South Korean military leaders are set to announce their priorities for new fighter jets today, signaling whether Lockheed Martin Corp. will win a multi-billion-dollar arms deal.
The Joint Chiefs of Staff will decide on the amount and capabilities of fighter jets needed, Defense Ministry spokesman Kim Min Seok said yesterday. Kim declined to say whether Lockheed’s F-35, which features advanced radar-evading technology, is favored after the ministry rejected Boeing Co.’s F-15 Silent Eagle in the 8.3 trillion won ($7.8 billion) tender in September.
“It’s no secret the JCS wants the F-35,” Kim Jong Dae, a former defense official who publishes the Defense 21+ security monthly, said by phone. “They won’t name the fighter, but will stress they need stealth more than anything.”
A task force of senior defense officials has worked since the end of the tender to identify fighter-jet capabilities South Korea needs after the North conducted its third atomic test in February. Defense Minister Kim Kwan Jin said on Nov. 19 at a parliamentary hearing that the North may now be capable of creating bombs based on uranium in addition to plutonium.
Defense Ministry spokesman Kim said after the tender was suspended on Sept. 24 that South Korea needs a so-called fifth-generation fighter -- a term Lockheed uses to describe the F-35 -- to deal with the North’s threat.
Buying 60 F-35s could require a further 2.2 trillion won, Kim Kwang Jin, a lawmaker who belongs to both the defense and budget committees of parliament, said. The F-35 had initially been excluded from the bidding due to price along with the Eurofighter Typhoon of European Aeronautic, Defence & Space Co.
The U.S., Australia, Japan and Israel are among nations that have placed orders for the F-35, the Pentagon’s costliest weapon system that has been beset by rising costs and technical troubles, including jittery images in the pilot’s helmet.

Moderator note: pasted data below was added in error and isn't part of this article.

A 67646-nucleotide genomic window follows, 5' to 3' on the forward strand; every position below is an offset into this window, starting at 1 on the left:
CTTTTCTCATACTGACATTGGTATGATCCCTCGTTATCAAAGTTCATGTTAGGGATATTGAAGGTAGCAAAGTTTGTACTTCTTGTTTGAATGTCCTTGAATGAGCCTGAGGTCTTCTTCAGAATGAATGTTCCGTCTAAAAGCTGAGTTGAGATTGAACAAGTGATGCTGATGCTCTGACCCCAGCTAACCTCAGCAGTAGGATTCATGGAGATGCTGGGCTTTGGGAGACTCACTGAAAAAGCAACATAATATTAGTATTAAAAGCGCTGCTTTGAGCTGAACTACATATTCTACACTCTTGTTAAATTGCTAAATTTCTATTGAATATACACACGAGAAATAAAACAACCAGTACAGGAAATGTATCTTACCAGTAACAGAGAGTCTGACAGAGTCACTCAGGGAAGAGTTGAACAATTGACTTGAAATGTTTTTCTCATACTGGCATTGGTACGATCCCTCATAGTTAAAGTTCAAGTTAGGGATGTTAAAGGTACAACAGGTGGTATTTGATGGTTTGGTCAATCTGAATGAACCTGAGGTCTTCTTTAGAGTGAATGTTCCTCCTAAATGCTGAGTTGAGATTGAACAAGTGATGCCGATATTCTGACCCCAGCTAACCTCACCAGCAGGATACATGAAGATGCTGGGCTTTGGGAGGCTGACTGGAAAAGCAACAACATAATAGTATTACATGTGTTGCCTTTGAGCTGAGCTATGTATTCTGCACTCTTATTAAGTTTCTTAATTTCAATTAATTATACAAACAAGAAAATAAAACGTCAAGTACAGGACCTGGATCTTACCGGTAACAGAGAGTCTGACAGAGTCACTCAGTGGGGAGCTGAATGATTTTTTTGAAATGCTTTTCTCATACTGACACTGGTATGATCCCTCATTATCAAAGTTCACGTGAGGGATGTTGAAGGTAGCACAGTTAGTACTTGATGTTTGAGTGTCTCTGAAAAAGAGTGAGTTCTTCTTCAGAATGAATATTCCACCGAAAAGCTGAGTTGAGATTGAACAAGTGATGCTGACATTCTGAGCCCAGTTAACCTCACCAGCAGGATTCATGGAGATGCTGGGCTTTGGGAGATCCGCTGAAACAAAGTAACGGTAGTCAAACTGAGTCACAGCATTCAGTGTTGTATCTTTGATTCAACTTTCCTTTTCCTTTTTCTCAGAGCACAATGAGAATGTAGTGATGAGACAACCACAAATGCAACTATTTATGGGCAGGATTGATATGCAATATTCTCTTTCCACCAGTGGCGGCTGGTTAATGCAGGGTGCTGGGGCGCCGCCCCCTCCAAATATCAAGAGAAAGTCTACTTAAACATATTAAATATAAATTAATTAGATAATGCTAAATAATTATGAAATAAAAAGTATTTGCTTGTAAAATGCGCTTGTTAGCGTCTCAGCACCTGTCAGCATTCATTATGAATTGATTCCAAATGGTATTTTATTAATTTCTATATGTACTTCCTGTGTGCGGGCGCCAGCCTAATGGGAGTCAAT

“Having more F-35s acquired by foreign allies and partners is helpful to us in keeping the costs lower for our own acquisition of the fighters that will eventually be the backbone of our fleet,” Bruce Lemkin, a former senior U.S. Air Force official who now heads Lemkin International LLC, a consulting firm, said by e-mail.
Boeing contends its F-15SE would be more effective as the jet could hit underground North Korean nuclear targets harder than the F-35. The company, which has previously supplied F-15s to South Korea, is open to a mixed purchase, James Armington, vice president for East Asia-Pacific business development at Boeing’s defense unit, said in an Oct. 29 interview.
The growing tensions between the Koreas have contributed to the South revising its defense strategy to include the possibility of first strikes. South Korean President Park Geun Hye said Oct. 1 her government would hasten development of stepped-up surveillance and improved offensive arms. The government has budgeted 1 trillion won next year for the plan.
South Korea risks being left behind with “legacy equipment” without the F-35, George Standridge, a Lockheed vice president for aeronautics strategy and business development, said in an Oct. 31 interview.